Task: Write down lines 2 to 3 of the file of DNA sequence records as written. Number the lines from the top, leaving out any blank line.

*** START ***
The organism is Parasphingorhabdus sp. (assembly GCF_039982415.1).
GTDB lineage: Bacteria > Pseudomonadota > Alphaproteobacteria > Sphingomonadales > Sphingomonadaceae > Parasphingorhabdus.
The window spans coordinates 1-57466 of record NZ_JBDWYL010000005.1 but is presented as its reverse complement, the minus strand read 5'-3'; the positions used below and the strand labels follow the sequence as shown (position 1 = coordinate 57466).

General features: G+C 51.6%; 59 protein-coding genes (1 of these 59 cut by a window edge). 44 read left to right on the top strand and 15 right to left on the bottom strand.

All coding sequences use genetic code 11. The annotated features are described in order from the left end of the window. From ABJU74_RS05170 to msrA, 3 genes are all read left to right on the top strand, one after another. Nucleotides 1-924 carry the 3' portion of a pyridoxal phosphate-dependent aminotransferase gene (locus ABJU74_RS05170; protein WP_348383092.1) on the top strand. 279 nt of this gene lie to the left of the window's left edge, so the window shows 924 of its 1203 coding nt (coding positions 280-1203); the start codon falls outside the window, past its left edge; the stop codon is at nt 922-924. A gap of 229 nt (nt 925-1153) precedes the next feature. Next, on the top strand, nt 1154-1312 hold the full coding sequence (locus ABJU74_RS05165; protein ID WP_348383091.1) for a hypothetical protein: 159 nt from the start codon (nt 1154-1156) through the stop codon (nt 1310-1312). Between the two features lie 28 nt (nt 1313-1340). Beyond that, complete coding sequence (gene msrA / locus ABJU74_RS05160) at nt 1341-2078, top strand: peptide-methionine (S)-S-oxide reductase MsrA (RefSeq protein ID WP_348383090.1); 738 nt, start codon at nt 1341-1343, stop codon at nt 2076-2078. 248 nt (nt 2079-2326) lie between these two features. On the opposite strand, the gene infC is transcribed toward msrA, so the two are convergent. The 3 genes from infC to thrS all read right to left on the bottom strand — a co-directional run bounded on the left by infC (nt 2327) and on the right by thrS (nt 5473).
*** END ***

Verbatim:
GTDB lineage: Bacteria > Pseudomonadota > Alphaproteobacteria > Sphingomonadales > Sphingomonadaceae > Parasphingorhabdus.
The window spans coordinates 1-57466 of record NZ_JBDWYL010000005.1 but is presented as its reverse complement, the minus strand read 5'-3'; the positions used below and the strand labels follow the sequence as shown (position 1 = coordinate 57466).